Sunday, June 28, 2009

Book Review: Vampires Today: The Truth About Modern Vampirism


Recently, I ordered Vampires Today: The Truth About Modern Vampirism from Amazon, and have just now finished the last page. There are many elements which make Joseph Laycock's look at the vampiric subculture both fascinating and impressive. It can be said - accurately, I would add - that the work is educational without being dull, entertaining without being exploitative, funny without being insulting, and honest without being biased.

It is the work's impartiality that I find most impressive. Years ago, I studied religion back in Hampshire College (along with Joseph Laycock, by the way, which gets us past the requisite "interest of full disclosure" acknowledgement). While it was easy to find resources about large, organized religions, the only information about smaller movements tended to be produced by practitioners themselves. Trying to locate unbiased information about the Neo-Pagan movement, for instance, was an exercise in frustration: anything I found online was suspect by it's very nature.

"Vampires Today" was written for scholars of religion and cultural trends who are writing and approaching those who identify as vampires. Laycock provides a careful appraisal of the community, revealing, among other things, that these are not frightening people. Despite some very entertaining warnings, Laycock describes his interactions as being relatively mundane; certainly no more unusual than one would expect from other groups outside the mainstream.

The central point of the book is that the Vampire Movement cannot be understood as a religion, at all, but rather a culturally significant identity. Laycock's arguments are direct and rational, and his conclusions are highly convincing.

Laycock's exploration delves into the subcultures, organizations, and religions of the "real vampire," as well as their portrayal in the media. Laycock refuses to speculate on the validity of the vampires' claims: like any good scholar, he is observing, not judging.

While the book seems to have been written for academics, it has far greater appeal. Judging by the movement's positive reaction, it seems likely that many in the vampire community will purchase "Vampires Today." In addition, I would strongly recommend this book to anyone with an interest in the supernatural and history of the occult movement.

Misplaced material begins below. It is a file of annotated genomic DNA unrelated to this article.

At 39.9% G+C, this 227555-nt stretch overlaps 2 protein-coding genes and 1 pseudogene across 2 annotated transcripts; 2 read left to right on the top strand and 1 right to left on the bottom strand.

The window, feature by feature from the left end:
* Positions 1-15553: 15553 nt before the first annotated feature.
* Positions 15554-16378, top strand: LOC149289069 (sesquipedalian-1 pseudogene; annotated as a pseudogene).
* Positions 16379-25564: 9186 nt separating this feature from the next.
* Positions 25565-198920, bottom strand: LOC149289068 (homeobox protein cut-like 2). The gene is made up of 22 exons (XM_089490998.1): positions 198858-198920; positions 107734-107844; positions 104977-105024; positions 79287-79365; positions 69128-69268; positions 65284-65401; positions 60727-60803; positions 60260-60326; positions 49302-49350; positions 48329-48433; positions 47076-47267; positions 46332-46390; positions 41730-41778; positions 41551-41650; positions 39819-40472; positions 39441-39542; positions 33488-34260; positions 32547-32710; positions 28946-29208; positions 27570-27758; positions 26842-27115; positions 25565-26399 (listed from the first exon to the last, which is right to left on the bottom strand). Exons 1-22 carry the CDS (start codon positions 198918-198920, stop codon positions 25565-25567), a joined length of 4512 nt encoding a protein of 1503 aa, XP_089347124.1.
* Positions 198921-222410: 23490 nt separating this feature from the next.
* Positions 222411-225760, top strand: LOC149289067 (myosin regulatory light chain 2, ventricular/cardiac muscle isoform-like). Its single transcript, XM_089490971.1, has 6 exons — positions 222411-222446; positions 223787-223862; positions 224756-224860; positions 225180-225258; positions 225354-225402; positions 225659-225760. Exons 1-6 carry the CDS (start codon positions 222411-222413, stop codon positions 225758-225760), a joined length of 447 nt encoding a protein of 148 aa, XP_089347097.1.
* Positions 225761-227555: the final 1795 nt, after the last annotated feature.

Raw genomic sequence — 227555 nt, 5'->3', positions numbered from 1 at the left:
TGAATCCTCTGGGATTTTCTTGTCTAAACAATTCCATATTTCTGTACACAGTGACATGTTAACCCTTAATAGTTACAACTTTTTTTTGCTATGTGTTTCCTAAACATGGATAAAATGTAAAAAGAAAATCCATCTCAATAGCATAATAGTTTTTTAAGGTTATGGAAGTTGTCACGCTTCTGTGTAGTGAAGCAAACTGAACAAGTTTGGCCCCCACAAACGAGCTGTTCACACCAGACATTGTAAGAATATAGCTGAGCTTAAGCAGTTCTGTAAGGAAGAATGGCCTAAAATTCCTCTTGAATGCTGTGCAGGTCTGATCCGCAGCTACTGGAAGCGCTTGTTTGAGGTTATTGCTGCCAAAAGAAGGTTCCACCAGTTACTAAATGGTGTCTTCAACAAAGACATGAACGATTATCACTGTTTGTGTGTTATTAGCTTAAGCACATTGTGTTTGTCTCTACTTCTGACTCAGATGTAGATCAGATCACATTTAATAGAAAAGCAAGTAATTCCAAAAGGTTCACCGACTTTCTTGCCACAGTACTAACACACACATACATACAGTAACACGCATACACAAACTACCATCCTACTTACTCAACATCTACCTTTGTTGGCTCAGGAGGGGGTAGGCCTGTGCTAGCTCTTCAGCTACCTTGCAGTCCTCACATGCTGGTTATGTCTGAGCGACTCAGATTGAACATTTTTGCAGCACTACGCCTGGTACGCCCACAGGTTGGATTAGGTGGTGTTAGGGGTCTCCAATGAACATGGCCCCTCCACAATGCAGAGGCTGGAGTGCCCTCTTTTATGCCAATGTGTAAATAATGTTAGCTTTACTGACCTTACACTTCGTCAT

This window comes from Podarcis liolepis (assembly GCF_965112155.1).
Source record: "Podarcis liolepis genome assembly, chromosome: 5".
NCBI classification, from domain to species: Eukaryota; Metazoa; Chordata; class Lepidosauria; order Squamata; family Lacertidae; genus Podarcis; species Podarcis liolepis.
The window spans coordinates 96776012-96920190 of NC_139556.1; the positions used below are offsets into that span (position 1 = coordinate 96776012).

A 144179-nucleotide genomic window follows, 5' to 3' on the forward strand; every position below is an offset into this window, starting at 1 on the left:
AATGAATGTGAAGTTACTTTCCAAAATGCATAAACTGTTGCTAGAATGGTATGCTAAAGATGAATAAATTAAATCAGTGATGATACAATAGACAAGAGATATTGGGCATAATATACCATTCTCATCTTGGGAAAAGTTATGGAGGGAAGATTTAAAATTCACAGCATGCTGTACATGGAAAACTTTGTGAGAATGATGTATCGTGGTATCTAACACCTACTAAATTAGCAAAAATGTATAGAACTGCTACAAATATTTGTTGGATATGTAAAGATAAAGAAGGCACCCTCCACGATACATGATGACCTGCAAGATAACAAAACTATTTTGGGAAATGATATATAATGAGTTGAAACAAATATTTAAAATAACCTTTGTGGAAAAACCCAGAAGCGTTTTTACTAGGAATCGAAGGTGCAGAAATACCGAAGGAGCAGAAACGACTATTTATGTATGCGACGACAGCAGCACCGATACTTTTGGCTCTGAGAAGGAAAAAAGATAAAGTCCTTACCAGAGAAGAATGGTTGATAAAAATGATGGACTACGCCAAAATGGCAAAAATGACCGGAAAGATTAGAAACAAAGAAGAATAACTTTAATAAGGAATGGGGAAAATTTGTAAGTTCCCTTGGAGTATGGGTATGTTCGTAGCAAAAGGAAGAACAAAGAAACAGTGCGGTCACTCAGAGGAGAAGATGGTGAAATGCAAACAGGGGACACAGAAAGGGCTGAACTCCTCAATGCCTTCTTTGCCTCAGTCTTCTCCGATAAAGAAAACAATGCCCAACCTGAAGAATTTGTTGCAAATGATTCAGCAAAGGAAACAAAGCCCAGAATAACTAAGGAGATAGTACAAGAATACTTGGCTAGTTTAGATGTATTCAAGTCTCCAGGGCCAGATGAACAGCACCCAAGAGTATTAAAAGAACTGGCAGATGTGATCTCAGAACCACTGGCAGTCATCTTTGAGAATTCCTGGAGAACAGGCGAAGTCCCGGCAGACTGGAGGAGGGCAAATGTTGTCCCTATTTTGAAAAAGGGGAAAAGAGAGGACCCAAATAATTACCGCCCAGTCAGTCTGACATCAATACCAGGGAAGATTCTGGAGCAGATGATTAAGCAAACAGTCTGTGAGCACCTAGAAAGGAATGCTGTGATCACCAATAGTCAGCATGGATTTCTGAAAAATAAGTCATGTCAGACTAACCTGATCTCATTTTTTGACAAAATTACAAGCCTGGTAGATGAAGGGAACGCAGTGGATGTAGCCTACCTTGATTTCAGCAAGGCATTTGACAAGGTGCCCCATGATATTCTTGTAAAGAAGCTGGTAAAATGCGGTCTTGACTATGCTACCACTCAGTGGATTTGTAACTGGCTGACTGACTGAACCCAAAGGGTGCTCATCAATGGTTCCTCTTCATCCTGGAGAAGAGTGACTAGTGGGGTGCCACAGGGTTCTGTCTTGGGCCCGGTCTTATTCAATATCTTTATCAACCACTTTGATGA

But, more than anyone else, this book needs to find its way into the hands of the myriad confused and depressed teenagers all over the world. New religious and cultural movements suffer from a lack of impartial literature, and, as a result, it's difficult to gain any perspective or realistic appraisal. Right now, there are unknown numbers of Twilight fans who are toying with the idea of adopting the label "vampire." This book provides a window into that world, along with a summary of vampire literature, film, and role playing games, which could provide an invaluable resource to those trying to define themselves. And, whatever choice they make, they'd be better prepared for what they would find.

Likewise, if you are a football player looking to elevate and better direct your insults against the goths you're giving wedgies; there is no better resource available. Truly, this is a work with wide appeal.

Whoever you are, if you are interested in the vampire subculture in any capacity, Laycock's book is a far better place to start than Google.

Joseph Laycock is an "independent scholar" and a graduate of Harvard University. He is not a vampire himself, however I can confirm that, during a long running Dungeons & Dragons game I ran, he once played a wizard who became a vampire.

2 comments:

Motherchi said...

Wonderful review, I couldn't have said it better myself. His research is evident in in the way writes this fascinating book.

OculusVision said...

Hmmm, enjoyed your review. I must add this book to my collection.

- Oculus